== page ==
by John R. Fischer
, Senior Reporter | July 18, 2022
From the July 2022 issue of HealthCare Business News magazine
Artificial intelligence and machine learning are also helping providers facilitate patient preferences, such as how they would like to communicate, whether it be by phone, text or in person, so as to improve their experience. Cavanaugh says that as machine learning becomes smarter and analyzes more data, it will find new ways to cut costs, save on time and help with filing accurate claims.
Coffta says automation is also helping to check eligibility and direct claims, denials and other tasks to people best equipped to take care of them. Meanwhile, Williams is seeing AI and machine learning help patients and doctors come up with effective payment plans. “I can look at their actual ability to make payments and know if they should pay in full versus, on a prescribed payment plan, versus if they qualify under a financial assistance policy. AI and machine learning allow empathy to be infused in those interactions. It goes back to value-based care in interactions and ensuring the patient comes back through our doors.”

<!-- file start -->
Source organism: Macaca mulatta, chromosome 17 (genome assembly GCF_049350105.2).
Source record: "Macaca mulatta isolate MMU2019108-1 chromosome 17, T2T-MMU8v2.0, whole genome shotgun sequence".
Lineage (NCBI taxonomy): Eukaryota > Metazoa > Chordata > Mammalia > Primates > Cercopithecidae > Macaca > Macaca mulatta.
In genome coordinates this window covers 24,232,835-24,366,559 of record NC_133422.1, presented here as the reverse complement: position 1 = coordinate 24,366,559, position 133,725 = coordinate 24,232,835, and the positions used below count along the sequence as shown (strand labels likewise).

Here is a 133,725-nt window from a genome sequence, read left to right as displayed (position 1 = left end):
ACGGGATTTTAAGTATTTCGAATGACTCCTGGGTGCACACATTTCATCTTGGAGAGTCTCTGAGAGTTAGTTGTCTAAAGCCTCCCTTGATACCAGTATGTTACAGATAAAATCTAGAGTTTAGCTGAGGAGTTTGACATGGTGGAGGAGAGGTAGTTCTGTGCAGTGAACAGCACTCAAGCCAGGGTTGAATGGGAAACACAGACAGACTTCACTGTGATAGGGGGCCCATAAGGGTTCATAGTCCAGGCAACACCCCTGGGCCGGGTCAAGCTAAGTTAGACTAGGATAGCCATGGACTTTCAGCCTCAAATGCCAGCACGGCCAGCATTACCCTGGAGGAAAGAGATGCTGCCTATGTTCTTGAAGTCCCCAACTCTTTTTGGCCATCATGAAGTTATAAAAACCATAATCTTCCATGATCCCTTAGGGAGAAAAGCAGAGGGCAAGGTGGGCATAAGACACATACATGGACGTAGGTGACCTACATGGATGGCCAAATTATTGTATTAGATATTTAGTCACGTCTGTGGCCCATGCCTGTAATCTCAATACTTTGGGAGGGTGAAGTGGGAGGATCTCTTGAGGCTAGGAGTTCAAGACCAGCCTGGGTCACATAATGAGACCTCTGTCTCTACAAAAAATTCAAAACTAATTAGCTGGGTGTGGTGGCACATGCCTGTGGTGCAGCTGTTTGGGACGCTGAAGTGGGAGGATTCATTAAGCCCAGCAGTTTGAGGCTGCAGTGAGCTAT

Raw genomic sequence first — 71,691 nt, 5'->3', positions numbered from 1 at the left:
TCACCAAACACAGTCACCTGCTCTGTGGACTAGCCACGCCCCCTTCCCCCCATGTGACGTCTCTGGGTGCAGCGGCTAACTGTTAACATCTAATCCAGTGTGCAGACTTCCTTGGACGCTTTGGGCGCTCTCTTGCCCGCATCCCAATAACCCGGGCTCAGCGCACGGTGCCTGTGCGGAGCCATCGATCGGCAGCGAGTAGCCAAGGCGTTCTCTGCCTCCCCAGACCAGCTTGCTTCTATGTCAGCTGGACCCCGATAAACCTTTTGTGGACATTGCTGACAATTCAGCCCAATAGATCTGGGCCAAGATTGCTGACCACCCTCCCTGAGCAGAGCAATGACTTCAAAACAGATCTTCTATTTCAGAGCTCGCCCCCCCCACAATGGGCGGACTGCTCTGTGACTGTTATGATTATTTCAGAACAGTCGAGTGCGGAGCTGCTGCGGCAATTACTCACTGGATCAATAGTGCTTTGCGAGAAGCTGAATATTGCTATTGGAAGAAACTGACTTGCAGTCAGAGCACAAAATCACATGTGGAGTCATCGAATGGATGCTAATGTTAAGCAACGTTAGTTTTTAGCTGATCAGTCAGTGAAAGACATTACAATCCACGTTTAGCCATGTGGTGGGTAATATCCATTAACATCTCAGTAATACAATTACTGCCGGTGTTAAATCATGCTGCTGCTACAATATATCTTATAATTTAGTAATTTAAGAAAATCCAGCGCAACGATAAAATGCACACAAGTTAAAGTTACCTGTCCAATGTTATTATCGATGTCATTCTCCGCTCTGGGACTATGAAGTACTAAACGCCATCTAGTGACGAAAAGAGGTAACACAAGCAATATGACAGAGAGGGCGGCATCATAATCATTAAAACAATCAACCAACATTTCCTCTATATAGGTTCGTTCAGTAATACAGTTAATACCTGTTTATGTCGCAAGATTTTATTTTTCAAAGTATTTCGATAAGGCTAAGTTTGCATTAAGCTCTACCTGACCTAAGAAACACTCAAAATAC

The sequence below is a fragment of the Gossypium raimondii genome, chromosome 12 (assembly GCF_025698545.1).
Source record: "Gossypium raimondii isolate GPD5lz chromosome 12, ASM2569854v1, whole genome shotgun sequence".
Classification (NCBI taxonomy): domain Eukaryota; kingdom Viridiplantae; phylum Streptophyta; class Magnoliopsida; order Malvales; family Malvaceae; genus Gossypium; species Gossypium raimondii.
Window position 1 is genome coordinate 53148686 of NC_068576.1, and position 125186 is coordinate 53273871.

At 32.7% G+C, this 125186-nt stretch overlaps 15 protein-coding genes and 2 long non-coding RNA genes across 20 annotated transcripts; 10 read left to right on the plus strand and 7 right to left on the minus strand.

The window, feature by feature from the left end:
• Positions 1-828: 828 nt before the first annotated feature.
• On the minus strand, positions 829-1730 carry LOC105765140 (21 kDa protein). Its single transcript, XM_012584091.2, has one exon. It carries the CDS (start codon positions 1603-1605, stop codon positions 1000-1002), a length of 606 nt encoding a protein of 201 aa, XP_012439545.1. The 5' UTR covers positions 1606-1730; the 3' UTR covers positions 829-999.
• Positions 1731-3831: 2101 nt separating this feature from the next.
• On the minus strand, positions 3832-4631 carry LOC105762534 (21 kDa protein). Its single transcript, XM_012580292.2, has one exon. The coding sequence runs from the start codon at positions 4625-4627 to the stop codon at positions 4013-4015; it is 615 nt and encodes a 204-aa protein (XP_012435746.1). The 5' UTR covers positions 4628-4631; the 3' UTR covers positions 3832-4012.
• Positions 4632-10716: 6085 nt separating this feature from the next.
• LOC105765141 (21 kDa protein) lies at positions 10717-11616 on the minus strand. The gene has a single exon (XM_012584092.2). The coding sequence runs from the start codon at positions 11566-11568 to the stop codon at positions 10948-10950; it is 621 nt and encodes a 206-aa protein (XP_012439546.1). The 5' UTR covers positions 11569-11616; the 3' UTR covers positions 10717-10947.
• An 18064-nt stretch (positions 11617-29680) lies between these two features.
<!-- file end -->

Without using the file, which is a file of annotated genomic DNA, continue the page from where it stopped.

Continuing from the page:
Prepping for the future
Today, RCM is influenced by hundreds of variables that will only grow in number as care continues to become more value-based, with factors like price transparency, shorter staffing and higher expenses weighing in. Whether an RCM team is in-house or outsourced, it should have the most up-to-date expertise to properly account for these factors, says Coffta. “The biggest challenge is making sure you're staying aware and educated about the changes that are coming. Make sure that whether you use an outsourcing company or in-house staff, that they are up to speed with the latest regulations.”
In addition to AI and automation, Fee says that providers also should look for solutions that expand interoperability, as hospitals seek out data both in and outside their walls to personalize care. “It's a siloed approach as we move towards value-based care. We need to invest in technology that looks beyond the hospital setting and infrastructure. That’s a sort of a larger, longer term investment as we look at the longer term horizon in revenue health.”
Cavanaugh says conversations with patients must be clear and concise and give them a thorough understanding of what to expect regarding care and payment. “With patients as payers, providers will need to meet them where they are at by listening to feedback and implementing enhancements quickly before referrals decrease and negative reviews increase.”
Additionally, the future of RCM is just as important as the present, says Williams. "It's important to choose a partner that is solving today's challenges and innovating for the challenges of tomorrow. It's paramount to constantly evolve how we engage with patients."
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